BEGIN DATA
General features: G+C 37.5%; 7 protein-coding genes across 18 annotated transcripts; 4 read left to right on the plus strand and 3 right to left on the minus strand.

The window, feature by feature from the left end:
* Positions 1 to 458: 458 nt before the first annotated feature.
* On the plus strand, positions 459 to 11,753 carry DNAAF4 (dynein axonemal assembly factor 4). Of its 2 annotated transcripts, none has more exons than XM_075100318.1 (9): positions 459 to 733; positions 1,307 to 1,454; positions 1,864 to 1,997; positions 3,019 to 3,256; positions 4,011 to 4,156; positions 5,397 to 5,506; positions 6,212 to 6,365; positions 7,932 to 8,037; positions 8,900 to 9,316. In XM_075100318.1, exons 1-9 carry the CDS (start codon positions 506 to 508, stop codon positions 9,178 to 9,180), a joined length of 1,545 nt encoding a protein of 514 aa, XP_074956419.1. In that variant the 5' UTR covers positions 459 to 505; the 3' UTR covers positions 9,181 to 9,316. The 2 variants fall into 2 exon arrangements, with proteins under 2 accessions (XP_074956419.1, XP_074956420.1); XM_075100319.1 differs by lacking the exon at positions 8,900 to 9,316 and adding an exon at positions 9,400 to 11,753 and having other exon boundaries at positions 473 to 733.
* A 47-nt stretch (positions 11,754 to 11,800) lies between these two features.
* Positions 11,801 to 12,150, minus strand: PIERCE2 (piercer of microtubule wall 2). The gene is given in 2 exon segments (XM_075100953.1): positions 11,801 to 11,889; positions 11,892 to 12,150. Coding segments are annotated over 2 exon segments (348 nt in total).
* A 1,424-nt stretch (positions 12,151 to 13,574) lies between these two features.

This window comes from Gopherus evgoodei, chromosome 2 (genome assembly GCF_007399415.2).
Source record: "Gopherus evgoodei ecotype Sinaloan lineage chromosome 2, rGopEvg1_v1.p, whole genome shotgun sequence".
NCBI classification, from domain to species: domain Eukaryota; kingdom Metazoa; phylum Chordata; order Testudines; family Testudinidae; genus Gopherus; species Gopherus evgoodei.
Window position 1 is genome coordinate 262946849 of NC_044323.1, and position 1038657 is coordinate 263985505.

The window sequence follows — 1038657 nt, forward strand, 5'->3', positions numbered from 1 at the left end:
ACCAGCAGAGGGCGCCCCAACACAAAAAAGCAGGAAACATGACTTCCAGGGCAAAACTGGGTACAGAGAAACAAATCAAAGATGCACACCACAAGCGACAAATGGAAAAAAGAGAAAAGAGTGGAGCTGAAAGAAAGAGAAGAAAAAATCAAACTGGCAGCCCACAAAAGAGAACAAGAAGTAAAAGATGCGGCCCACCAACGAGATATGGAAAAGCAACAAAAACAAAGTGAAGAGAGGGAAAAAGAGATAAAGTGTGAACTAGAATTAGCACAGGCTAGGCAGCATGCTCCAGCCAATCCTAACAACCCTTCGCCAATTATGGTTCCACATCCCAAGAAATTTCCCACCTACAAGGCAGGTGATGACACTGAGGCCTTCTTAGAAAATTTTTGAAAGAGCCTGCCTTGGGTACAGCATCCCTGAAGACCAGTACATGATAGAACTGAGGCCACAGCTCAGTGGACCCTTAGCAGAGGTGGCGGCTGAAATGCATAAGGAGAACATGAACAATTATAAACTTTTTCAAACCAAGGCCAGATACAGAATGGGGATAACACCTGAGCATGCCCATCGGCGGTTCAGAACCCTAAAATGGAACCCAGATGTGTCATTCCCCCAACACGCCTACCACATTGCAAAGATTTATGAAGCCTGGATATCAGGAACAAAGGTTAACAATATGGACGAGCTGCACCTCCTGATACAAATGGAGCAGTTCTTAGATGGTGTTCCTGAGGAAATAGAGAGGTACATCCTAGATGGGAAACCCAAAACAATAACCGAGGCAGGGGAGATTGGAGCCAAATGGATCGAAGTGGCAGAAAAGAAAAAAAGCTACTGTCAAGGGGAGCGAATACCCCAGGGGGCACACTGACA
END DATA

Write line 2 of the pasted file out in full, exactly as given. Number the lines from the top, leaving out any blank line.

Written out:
The window, feature by feature from the left end: